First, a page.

Atrani is an isolated fishing village, away from the noise and bustle of other locations; it is also the smallest town in the Southern Italy. The distinctive white houses whose balconies are overflowing with flowers are built on the slopes of the surrounding mountains among the lemon orchards and reach down to the sea; the name of "Atrani" probably derives from the Etruscan word "atru" (dark, obscure) because it would correspond to the view of the village as a dark spot enclosed by steep walls of rock looming over the sea.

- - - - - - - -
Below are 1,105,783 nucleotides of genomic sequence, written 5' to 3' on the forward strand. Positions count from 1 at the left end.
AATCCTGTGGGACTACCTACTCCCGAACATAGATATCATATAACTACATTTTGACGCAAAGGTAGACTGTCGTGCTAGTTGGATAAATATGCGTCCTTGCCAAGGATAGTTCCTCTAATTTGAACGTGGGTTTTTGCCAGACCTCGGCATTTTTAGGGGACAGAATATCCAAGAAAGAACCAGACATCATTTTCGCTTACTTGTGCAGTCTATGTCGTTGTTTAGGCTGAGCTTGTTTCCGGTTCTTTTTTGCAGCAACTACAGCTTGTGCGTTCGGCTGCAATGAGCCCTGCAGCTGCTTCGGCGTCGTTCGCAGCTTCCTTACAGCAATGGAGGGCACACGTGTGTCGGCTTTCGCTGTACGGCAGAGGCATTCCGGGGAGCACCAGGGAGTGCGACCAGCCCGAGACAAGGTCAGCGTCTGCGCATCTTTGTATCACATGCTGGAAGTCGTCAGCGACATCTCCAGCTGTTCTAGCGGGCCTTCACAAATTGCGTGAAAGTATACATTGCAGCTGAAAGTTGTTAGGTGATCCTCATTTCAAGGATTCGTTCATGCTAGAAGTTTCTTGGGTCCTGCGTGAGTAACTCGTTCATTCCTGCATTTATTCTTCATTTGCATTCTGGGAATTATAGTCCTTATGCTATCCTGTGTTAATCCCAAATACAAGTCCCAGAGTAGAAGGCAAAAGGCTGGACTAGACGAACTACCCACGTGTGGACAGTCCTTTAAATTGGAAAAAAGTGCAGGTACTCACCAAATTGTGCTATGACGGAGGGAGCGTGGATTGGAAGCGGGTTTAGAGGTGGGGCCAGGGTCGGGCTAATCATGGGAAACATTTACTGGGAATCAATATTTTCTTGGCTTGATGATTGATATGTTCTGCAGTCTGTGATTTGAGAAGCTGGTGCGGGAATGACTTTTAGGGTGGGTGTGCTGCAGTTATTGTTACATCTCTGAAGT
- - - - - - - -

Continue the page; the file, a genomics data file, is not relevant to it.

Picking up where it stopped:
From the urbanistic point of view, Atrani preserves the typical structure of a medieval town, with alleys and narrow street with vaults and arches, small squares and courtyards.During the time of the Ancient Maritime Republic of Amalfi, Atrani was the place where the noble families of Amalfi lived and in the ancient church of St. Salvatore de' Birecto (century XI) the highest government authorities ( the Dogi) were crowned, with the solemn placing of the doge's "birecto", or cap, on his head. This church, with a neoclassical front, is very ancient and the handsome bronze doors were cast in Constantinople in 1087, commissioned by the noble Pantaleone Viaretta, who twenty years earlier had provided Amalfi with the doors of its Cathedral. The collegiate church of St. Maria Maddalena with its glazed tile dome, is important too. Not so far from this church there is Masaniello's Cave, and below there is the home where Masaniello, the popular neapolitan revolutionary leader, was born. The Piazzetta, the central square, not so far from the beach of Atrani and surrounded by the typical houses of the Amalfi Coast, for its fresh and lively atmosphere brings to mind the well known square in Capri.
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